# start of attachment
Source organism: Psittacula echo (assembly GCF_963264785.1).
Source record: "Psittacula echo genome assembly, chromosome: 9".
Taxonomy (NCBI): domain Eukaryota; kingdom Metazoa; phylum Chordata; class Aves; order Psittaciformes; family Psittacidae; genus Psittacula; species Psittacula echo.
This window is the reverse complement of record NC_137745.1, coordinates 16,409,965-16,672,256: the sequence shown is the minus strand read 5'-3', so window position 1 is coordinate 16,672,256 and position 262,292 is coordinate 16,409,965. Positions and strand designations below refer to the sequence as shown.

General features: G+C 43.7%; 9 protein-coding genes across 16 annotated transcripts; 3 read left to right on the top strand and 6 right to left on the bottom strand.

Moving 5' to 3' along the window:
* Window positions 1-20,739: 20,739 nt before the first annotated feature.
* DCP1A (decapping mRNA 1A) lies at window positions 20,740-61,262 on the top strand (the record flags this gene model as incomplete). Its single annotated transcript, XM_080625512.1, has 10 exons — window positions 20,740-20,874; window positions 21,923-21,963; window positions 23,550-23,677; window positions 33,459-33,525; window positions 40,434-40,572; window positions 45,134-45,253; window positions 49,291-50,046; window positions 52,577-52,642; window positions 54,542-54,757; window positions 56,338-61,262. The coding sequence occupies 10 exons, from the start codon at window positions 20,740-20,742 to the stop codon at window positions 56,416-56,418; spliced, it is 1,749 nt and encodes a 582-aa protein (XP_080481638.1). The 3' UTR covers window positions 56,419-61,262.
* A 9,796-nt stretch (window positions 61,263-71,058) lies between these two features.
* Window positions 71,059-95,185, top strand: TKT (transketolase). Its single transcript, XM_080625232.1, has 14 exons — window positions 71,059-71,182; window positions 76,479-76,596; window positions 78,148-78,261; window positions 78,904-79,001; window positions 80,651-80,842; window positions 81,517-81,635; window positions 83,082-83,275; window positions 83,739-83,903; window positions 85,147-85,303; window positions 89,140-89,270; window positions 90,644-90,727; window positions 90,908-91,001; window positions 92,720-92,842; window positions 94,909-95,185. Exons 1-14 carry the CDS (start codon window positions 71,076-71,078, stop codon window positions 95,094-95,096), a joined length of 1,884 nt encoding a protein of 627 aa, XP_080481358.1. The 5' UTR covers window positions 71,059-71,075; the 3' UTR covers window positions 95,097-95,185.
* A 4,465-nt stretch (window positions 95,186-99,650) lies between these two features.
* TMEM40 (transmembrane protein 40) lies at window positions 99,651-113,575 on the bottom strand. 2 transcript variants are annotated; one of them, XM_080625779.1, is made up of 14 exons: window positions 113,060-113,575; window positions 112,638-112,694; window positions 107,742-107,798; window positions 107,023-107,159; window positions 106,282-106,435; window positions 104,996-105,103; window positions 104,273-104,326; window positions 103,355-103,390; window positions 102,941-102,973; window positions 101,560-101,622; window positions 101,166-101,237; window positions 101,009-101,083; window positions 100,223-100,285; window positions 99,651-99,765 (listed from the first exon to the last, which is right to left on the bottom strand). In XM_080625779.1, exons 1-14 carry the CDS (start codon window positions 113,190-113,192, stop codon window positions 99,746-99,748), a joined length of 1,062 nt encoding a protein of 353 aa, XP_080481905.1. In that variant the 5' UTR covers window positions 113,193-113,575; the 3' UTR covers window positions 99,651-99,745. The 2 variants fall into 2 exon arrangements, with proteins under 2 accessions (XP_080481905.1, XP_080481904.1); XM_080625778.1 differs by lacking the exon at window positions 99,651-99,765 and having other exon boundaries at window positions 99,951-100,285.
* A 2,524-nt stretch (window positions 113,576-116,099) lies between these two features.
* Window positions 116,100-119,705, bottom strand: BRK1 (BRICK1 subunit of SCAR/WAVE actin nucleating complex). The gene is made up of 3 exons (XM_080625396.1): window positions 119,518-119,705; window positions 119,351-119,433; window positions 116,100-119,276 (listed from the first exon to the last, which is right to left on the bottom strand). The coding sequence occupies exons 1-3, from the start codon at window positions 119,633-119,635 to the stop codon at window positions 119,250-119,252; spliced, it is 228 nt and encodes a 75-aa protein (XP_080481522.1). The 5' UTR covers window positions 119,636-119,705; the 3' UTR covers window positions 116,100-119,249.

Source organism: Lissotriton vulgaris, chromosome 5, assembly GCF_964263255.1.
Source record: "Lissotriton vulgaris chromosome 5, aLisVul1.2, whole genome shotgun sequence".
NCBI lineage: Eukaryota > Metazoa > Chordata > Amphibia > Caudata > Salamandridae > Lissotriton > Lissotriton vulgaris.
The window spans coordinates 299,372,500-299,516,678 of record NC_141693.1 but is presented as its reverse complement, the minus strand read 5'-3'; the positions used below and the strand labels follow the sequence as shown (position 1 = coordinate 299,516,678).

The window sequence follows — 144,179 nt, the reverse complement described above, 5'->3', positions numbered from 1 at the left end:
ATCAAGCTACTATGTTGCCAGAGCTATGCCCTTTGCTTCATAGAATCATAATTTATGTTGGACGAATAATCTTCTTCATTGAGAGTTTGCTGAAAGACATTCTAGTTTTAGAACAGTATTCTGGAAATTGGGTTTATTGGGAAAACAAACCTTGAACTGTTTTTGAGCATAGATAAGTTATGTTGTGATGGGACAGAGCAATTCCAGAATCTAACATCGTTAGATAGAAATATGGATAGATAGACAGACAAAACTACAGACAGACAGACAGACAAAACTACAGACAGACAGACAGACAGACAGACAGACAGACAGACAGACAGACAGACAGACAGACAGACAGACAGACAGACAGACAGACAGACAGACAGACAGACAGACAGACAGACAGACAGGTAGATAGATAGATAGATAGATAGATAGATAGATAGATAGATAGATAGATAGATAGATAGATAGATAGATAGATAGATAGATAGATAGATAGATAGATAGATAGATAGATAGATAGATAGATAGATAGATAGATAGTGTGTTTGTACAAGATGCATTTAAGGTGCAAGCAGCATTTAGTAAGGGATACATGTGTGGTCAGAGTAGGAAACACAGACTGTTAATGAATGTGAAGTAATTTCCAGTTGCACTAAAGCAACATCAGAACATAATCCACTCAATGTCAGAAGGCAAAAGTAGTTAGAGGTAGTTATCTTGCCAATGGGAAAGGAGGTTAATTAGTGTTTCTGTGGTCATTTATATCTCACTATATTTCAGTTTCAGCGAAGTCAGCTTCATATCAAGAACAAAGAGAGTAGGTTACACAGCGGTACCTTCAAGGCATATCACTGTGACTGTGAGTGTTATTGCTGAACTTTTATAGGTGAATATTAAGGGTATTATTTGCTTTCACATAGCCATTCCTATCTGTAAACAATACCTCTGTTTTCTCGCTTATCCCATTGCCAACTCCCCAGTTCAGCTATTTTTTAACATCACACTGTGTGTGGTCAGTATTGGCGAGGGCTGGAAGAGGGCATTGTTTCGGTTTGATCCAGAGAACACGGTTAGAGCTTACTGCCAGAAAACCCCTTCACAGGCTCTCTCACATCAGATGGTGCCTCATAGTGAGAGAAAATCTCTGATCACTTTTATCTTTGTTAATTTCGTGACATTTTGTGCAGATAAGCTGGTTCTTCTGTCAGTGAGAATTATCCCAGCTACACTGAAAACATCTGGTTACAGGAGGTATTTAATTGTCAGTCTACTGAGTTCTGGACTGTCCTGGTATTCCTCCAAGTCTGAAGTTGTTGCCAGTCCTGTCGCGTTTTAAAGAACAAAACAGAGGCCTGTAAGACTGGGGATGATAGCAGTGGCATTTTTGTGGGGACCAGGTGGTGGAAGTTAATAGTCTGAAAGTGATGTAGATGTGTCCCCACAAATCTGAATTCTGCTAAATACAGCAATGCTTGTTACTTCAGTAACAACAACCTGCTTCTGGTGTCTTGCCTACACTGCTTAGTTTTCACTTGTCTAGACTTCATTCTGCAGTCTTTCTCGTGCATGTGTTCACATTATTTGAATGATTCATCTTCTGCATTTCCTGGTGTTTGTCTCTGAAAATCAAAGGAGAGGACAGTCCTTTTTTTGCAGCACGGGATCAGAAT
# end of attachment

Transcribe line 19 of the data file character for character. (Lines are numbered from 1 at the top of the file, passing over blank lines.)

The window sequence follows — 144,179 nt, the reverse complement described above, 5'->3', positions numbered from 1 at the left end: